POLB50Y3 Study Guide - Midterm Guide: Canada Pension Plan, Voluntary Sector, Action Action

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22 Nov 2012
There are two sections.
The first section (worth 40%) asks you to define and indicate the significance of 8 key terms. You get
to choose from a list of 10. All of the key terms are drawn from the lecture slides.
Describe what it is
Functions in the Canadian government
Significance of it in the Canadian government
Connect everything
The second section (worth 60%) asks you to answer two short essay questions. You get to choose
from a list of 3 questions. There are no surprises here. The essays ask about absolutely fundamental
aspects of Canadian politics--things that were talked about in lecture and that are written about in the
assigned readings and in the textbook.
If there are three things that I really want you to take away from the first part of this course, it is an
inside-and-out understanding of Parliament, responsible government, and federalism. You
should know these three things very well. Do not study critical approaches.
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Chapter 1 (3-10)
The Political System
- All individuals have needs that they attempt to satisfy, ranging from water and food through
security and friendship to self-esteem and self-fulfillment
o Some are felt individually, while others are shared with people of similar position of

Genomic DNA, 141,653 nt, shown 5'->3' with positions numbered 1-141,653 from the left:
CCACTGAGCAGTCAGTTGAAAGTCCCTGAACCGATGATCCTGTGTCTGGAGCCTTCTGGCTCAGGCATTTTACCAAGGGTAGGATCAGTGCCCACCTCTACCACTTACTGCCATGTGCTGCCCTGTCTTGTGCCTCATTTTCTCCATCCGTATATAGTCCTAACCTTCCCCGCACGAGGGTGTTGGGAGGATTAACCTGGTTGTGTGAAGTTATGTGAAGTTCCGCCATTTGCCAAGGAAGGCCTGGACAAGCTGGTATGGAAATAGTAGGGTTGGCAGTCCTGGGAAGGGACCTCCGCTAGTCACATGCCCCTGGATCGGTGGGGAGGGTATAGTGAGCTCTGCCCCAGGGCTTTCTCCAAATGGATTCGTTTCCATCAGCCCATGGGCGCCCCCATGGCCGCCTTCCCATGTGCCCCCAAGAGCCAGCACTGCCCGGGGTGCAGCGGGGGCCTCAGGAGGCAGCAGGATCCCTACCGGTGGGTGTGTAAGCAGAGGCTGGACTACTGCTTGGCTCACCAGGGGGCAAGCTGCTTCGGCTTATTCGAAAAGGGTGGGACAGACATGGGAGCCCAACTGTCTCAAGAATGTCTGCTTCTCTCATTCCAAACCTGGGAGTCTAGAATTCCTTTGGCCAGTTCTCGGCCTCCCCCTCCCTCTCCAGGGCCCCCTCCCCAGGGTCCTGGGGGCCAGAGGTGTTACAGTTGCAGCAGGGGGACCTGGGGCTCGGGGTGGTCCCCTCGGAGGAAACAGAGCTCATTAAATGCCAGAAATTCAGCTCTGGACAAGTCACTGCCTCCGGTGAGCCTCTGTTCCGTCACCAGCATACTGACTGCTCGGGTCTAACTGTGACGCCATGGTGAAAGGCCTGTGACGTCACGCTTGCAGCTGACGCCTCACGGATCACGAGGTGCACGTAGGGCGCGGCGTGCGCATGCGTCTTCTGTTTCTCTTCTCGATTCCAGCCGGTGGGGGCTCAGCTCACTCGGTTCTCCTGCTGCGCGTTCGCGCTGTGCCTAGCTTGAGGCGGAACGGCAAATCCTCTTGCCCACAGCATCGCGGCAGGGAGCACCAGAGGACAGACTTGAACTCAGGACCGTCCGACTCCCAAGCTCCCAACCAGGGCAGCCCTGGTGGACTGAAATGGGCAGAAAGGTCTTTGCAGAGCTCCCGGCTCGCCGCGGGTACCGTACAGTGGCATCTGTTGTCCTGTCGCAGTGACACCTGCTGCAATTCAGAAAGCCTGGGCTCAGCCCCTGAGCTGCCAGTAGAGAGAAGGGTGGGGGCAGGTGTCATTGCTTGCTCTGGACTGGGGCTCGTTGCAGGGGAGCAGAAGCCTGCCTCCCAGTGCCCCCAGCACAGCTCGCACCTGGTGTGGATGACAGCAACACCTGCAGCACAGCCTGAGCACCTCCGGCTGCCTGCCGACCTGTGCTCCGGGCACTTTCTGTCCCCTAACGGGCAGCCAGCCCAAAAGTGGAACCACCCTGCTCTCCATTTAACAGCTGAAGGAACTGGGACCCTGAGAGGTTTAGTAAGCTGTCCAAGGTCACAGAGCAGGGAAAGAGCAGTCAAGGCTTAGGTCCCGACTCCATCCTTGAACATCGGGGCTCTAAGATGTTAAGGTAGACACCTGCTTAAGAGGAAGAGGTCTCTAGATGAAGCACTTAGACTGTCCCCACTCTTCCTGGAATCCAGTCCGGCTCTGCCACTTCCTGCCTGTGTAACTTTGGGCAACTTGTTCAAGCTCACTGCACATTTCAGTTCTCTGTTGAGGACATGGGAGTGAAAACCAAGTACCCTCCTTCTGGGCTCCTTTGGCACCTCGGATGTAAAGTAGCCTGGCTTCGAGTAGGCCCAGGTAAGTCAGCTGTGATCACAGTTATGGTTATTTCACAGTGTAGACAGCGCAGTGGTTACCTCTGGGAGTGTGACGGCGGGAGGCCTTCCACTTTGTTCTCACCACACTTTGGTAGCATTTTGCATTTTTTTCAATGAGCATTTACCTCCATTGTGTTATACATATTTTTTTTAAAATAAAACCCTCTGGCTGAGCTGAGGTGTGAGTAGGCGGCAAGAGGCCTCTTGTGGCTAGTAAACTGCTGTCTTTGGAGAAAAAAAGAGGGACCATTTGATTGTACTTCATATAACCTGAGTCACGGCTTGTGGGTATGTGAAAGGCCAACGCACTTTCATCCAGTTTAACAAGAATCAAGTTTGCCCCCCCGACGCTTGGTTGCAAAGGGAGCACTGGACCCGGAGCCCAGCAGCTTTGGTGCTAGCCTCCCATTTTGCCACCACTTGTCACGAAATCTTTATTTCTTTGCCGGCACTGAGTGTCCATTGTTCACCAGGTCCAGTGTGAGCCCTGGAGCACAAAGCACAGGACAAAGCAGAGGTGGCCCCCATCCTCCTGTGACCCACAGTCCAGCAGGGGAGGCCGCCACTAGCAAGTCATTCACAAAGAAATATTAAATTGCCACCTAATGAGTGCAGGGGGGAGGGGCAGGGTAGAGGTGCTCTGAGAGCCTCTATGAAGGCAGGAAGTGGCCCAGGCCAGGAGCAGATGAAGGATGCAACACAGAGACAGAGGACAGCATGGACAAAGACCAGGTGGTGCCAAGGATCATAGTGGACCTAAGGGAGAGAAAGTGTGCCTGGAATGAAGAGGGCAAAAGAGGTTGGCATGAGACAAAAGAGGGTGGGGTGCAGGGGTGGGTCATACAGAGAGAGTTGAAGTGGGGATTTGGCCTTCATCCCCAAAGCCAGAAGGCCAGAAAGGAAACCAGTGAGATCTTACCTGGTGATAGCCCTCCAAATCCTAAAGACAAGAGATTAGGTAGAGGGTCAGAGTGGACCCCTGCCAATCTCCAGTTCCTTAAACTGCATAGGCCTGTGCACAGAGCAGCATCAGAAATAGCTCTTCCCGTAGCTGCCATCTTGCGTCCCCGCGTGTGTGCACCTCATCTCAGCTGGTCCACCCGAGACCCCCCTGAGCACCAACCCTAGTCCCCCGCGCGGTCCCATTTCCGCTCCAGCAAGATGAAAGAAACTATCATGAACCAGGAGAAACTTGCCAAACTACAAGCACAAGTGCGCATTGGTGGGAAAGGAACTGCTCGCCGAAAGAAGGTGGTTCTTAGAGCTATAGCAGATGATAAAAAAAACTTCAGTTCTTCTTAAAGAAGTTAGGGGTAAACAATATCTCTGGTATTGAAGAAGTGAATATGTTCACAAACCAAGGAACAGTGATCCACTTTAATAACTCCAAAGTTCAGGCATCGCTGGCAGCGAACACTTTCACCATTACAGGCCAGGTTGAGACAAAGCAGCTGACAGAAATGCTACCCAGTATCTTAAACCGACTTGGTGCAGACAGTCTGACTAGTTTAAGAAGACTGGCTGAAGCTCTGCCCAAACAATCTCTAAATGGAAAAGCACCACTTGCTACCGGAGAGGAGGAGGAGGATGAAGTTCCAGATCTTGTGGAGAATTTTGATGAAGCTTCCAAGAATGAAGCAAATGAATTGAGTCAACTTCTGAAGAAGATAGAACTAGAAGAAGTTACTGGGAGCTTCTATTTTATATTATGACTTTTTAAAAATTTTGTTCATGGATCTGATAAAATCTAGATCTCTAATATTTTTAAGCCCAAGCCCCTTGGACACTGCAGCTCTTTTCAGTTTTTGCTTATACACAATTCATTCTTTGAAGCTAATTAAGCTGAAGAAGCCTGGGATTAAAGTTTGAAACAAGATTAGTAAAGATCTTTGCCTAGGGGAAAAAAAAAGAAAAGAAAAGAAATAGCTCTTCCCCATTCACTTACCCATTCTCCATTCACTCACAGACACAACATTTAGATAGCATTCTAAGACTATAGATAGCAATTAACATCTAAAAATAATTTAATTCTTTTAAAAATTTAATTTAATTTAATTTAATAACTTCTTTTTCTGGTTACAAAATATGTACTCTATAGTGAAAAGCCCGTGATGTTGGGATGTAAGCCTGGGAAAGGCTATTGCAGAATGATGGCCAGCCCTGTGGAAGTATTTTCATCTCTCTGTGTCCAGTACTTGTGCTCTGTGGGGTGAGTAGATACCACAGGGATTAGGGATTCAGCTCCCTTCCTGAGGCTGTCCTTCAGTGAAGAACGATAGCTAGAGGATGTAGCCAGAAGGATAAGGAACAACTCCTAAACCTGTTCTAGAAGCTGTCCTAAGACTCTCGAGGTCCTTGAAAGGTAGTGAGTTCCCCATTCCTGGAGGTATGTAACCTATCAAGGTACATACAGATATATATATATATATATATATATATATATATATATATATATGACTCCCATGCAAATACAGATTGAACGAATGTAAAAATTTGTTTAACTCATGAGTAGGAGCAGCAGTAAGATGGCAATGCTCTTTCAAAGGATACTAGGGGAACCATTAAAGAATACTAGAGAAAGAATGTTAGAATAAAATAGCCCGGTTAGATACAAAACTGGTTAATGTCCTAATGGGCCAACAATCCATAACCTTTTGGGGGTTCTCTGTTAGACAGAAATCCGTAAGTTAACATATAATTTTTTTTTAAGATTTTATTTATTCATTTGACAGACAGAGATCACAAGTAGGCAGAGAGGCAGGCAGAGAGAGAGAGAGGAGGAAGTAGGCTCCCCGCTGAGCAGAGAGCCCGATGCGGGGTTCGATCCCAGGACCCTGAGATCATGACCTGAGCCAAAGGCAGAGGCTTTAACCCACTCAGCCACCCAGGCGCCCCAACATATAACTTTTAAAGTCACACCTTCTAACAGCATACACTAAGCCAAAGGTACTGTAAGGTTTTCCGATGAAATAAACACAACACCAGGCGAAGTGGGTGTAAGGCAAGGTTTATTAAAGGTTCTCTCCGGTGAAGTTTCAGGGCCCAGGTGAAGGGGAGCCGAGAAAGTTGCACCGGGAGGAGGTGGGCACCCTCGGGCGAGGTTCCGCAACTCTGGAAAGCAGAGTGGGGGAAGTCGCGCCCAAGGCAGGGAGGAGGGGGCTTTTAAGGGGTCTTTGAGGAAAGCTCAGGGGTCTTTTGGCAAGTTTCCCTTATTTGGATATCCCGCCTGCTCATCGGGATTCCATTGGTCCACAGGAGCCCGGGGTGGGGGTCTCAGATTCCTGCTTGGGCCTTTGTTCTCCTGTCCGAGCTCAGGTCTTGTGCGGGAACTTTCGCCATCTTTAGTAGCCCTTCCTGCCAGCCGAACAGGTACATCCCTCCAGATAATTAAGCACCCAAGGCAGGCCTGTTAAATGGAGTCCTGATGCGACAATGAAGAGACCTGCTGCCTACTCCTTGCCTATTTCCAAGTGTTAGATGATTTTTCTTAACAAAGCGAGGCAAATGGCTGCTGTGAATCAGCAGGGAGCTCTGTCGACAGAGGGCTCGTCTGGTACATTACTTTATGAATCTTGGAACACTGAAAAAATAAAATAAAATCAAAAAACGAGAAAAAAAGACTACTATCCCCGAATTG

characteristics in small or large groups
Ranks by the Maslow’s Hierarchy of Wants and Needs
- We begin by operating in the private or voluntary sectors
o Those parts of society and the economy that function separately from government
- Converting need into a demand
o When we express the opinion that the government should take some action
Crossing threshold to the public sector
o Demand is the expression of opinion that some government action be taken
- Governments make and execute decisions for a society or formulate and enforce social or
public policies
o They do not necessarily wait for demands to be articulated
o Often seek out the expectations of the electorate
Sometimes make decisions that are primarily based on the values and
preferences of the people in authoritative positions
- First fundamental question
o Whether people should ‘solve their own problems’ or whether they should ask the
government or the state to intervene
Almost everyone agrees that the government should provide certain security